Saturday, October 03, 2009


How did Tiger Woods "earn" $1 billion?

The report has come out that Tiger Woods has become the first professional athlete to "earn" $1 billion. But what does that tell us? How is that possible?

Sure, Woods "earned" that money by being a great golfer, the greatest of his generation and arguably the greatest ever. But their are lots of talented athletes in this world, in all sorts of sports, most of whom make the tiniest fraction of what Woods has made, some of them who make nothing at all. Golf is a spectator sport, but nowhere near on a par with the "major" sports like football, baseball, basketball, hockey (etc.?). The money that comes into golf tournaments, the money that pays Tiger Woods part of the billion dollars, comes from sponsorships from big companies - insurance companies, car companies, etc. Why do they sponsor golf instead of, say, cycling? Because their executives are golfers and like to hobnob with the golfers, maybe play in the "pro-am" tournament the day before the real tournament.

Do sports actually pay off as a marketing vehicle, returning more business than is paid out as the marketing expense? In rare specific cases, yes. Nike did come from nowhere in the golf business to become a major player, thanks to its sponsorship of Woods. But of course that came at the expense of other golf products companies; it had no value for society as a whole whatsoever.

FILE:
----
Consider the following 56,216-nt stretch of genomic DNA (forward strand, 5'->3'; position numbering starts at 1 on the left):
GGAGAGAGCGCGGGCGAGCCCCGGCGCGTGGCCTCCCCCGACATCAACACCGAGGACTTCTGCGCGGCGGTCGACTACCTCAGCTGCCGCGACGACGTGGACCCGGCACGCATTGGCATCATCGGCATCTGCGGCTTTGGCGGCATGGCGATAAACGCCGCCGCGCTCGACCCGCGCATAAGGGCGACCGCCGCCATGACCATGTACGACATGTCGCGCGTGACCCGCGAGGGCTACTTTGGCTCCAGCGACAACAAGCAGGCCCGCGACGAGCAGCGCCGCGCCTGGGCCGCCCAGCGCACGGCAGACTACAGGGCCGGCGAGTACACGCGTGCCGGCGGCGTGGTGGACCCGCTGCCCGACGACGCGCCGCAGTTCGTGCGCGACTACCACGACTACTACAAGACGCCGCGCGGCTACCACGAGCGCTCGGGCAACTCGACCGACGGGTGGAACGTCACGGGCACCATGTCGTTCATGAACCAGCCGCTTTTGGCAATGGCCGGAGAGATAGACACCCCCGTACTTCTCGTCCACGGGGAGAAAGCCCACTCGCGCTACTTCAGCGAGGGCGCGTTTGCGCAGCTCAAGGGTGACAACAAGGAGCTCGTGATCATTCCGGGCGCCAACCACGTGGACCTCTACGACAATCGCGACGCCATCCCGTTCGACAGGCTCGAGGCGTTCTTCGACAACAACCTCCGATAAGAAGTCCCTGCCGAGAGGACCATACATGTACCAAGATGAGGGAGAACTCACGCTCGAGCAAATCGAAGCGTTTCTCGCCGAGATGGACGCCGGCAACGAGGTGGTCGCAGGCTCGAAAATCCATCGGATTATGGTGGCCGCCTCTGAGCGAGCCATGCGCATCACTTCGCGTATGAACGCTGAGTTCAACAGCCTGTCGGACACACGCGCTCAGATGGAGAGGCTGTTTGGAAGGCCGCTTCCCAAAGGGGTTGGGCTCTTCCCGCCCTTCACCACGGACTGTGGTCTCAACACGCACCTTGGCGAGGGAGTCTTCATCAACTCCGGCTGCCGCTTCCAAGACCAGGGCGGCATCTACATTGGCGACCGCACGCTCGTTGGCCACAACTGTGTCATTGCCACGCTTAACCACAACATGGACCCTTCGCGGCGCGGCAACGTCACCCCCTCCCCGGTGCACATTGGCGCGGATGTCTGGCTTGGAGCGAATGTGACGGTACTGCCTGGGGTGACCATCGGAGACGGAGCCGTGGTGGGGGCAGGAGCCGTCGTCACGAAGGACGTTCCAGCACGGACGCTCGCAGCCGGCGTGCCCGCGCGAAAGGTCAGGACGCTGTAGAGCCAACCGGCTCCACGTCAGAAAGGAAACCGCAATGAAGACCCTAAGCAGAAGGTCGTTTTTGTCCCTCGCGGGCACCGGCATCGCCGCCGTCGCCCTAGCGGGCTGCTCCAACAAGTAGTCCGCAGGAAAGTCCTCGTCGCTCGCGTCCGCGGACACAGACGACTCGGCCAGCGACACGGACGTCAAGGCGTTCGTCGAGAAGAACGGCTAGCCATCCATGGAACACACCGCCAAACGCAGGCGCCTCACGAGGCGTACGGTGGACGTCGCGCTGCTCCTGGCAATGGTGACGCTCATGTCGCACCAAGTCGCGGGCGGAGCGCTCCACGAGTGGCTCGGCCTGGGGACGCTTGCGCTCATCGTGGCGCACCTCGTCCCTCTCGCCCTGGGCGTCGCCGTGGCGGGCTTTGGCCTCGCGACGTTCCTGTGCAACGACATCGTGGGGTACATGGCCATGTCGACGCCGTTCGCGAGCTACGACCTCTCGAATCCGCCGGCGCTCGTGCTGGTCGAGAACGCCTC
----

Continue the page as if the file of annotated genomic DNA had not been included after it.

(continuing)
As far as the "branding" kind of marketing being useful, the evidence for that is non-existent. Woods won the money that pushed him over the top at the "FedEx cup." Are the people watching on TV or on the course now more likely to send their business to FedEx instead of UPS? Is AT&T getting more business because baseball fans in San Francisco watch games at "AT&T Park"? Sports marketing is ego-tripping by executives and nothing more, and the billion dollars that Tiger Woods (and all the other overpaid professional athletes) has "earned" could have found much better use paying for the salaries of workers who were instead laid off, or lowering insurance rates so more people could afford insurance, or any number of other socially useful causes.

In a rational world. In a socialist world.

Why stop here? There's more...

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